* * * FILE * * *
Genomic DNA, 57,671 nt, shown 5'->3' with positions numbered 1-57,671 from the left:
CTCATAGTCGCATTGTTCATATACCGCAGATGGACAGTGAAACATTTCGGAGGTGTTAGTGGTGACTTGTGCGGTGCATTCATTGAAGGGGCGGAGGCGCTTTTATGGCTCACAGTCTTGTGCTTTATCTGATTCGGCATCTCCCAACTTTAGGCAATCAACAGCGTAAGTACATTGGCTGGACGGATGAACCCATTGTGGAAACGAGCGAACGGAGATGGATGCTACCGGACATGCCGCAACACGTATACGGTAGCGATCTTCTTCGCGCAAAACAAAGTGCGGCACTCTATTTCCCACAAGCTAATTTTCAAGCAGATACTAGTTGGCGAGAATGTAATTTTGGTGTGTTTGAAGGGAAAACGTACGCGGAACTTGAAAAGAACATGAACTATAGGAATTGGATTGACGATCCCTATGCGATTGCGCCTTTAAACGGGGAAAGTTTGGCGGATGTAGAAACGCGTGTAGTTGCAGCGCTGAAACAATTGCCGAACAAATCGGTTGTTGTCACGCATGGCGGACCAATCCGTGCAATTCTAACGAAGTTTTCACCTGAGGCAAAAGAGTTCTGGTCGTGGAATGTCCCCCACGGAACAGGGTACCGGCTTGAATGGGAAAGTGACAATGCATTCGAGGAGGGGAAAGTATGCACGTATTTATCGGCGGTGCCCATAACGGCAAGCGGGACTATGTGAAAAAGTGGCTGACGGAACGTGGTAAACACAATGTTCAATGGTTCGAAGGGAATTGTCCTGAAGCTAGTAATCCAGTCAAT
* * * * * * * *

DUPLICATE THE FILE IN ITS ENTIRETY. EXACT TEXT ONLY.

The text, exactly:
Genomic DNA, 57,671 nt, shown 5'->3' with positions numbered 1-57,671 from the left:
CTCATAGTCGCATTGTTCATATACCGCAGATGGACAGTGAAACATTTCGGAGGTGTTAGTGGTGACTTGTGCGGTGCATTCATTGAAGGGGCGGAGGCGCTTTTATGGCTCACAGTCTTGTGCTTTATCTGATTCGGCATCTCCCAACTTTAGGCAATCAACAGCGTAAGTACATTGGCTGGACGGATGAACCCATTGTGGAAACGAGCGAACGGAGATGGATGCTACCGGACATGCCGCAACACGTATACGGTAGCGATCTTCTTCGCGCAAAACAAAGTGCGGCACTCTATTTCCCACAAGCTAATTTTCAAGCAGATACTAGTTGGCGAGAATGTAATTTTGGTGTGTTTGAAGGGAAAACGTACGCGGAACTTGAAAAGAACATGAACTATAGGAATTGGATTGACGATCCCTATGCGATTGCGCCTTTAAACGGGGAAAGTTTGGCGGATGTAGAAACGCGTGTAGTTGCAGCGCTGAAACAATTGCCGAACAAATCGGTTGTTGTCACGCATGGCGGACCAATCCGTGCAATTCTAACGAAGTTTTCACCTGAGGCAAAAGAGTTCTGGTCGTGGAATGTCCCCCACGGAACAGGGTACCGGCTTGAATGGGAAAGTGACAATGCATTCGAGGAGGGGAAAGTATGCACGTATTTATCGGCGGTGCCCATAACGGCAAGCGGGACTATGTGAAAAAGTGGCTGACGGAACGTGGTAAACACAATGTTCAATGGTTCGAAGGGAATTGTCCTGAAGCTAGTAATCCAGTCAAT